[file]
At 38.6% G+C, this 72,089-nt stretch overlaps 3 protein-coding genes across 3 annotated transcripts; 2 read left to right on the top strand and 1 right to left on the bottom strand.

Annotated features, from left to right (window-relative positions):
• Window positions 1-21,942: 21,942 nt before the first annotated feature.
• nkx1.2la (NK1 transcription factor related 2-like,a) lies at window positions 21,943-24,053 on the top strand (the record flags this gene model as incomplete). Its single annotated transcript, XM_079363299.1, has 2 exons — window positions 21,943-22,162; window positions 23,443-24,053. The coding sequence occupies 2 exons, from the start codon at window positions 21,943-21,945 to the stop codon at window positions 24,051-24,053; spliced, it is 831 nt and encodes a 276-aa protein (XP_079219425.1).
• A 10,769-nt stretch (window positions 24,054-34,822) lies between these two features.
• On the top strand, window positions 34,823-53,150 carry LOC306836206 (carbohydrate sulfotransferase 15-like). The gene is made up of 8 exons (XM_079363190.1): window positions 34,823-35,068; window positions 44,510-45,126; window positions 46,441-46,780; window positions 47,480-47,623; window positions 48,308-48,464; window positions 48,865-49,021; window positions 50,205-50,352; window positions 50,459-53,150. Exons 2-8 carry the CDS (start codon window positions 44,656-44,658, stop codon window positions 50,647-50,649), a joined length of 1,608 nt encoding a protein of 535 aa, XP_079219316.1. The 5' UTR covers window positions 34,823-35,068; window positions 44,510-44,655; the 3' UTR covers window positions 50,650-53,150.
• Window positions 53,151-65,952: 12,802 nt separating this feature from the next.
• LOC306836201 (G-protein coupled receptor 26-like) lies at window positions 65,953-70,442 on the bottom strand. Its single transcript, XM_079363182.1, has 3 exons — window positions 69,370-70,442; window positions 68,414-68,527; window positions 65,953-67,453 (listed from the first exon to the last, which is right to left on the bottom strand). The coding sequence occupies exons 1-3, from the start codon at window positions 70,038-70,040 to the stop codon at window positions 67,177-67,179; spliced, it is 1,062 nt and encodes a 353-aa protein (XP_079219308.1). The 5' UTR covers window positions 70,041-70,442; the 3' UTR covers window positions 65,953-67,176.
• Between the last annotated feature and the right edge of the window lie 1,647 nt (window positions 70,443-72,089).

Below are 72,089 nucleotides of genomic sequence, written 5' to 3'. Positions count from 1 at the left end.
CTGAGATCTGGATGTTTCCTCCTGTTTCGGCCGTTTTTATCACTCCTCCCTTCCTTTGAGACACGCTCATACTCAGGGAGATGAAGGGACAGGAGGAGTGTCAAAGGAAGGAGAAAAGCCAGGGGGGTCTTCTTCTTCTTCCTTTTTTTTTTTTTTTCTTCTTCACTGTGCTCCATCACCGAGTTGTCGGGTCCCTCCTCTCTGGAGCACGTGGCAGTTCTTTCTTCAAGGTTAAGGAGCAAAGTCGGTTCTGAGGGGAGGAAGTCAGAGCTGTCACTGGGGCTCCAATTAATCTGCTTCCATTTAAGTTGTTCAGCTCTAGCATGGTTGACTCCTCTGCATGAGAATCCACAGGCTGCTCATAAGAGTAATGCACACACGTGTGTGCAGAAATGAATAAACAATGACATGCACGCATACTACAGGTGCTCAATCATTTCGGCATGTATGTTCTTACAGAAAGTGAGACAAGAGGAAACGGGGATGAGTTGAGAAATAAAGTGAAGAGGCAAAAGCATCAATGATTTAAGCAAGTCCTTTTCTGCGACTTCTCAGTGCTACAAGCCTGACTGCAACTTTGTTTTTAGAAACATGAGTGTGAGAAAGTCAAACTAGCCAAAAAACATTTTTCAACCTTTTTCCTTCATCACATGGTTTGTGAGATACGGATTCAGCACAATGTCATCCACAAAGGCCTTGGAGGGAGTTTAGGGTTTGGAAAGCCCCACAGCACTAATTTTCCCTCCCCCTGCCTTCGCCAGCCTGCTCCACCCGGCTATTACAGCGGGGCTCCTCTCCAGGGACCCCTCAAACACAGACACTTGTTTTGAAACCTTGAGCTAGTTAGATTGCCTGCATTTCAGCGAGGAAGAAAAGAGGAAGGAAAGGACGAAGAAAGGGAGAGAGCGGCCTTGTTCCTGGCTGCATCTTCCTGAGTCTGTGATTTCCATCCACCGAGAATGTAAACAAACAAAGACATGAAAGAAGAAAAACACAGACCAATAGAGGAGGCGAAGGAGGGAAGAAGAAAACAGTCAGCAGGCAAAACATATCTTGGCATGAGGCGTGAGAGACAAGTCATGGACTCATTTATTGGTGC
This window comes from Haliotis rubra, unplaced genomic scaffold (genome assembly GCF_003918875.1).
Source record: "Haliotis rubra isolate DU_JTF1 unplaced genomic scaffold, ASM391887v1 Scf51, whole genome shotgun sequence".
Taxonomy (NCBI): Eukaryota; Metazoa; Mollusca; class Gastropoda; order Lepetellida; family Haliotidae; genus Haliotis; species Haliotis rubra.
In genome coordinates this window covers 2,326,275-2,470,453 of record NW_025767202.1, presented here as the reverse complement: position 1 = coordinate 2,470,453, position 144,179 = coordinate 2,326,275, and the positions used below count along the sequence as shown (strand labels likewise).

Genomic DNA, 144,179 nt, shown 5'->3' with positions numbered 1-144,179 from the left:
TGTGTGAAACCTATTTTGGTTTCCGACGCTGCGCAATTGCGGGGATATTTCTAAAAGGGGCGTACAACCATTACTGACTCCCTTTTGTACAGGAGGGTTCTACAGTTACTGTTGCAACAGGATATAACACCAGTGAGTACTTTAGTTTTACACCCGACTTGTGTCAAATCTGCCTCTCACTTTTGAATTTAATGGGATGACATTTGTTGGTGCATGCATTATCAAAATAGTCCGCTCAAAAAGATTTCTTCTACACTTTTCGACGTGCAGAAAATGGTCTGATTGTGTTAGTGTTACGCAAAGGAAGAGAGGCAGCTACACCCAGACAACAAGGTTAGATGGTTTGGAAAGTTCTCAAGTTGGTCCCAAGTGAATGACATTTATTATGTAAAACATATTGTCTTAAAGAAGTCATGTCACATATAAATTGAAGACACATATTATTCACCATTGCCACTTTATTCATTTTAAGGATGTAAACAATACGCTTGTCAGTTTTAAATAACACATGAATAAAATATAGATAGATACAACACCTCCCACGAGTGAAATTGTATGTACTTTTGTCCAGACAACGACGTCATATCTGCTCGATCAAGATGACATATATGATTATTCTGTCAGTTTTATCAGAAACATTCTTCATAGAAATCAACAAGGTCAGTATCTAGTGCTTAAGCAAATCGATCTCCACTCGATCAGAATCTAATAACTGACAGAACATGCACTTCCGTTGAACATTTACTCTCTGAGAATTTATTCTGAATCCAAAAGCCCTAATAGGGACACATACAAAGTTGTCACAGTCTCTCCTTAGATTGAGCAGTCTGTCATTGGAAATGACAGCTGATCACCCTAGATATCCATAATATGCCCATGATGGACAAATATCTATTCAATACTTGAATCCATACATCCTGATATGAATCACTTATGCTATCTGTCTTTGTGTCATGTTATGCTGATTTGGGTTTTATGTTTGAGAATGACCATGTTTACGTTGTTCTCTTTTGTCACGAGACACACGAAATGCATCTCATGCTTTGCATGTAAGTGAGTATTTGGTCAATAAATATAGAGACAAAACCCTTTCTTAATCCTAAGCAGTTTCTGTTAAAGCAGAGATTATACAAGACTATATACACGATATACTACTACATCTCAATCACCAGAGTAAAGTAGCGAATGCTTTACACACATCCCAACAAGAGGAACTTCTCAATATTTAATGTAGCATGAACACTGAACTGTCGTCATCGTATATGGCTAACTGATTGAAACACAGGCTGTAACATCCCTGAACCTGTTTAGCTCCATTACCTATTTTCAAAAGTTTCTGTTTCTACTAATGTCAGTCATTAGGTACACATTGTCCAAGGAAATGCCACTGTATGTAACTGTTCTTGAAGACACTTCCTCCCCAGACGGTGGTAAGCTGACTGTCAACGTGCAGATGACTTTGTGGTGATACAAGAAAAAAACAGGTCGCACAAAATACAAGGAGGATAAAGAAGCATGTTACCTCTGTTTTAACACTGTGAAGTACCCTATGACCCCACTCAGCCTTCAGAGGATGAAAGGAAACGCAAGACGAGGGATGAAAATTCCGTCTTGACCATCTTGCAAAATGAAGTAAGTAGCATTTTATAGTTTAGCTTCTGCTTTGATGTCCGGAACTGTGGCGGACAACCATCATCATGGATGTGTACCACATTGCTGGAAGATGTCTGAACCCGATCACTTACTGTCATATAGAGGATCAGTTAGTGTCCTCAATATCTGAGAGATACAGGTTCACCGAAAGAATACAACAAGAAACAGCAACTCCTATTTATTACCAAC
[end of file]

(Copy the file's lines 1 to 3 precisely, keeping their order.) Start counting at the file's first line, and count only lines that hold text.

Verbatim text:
At 38.6% G+C, this 72,089-nt stretch overlaps 3 protein-coding genes across 3 annotated transcripts; 2 read left to right on the top strand and 1 right to left on the bottom strand.

Annotated features, from left to right (window-relative positions):
• Window positions 1-21,942: 21,942 nt before the first annotated feature.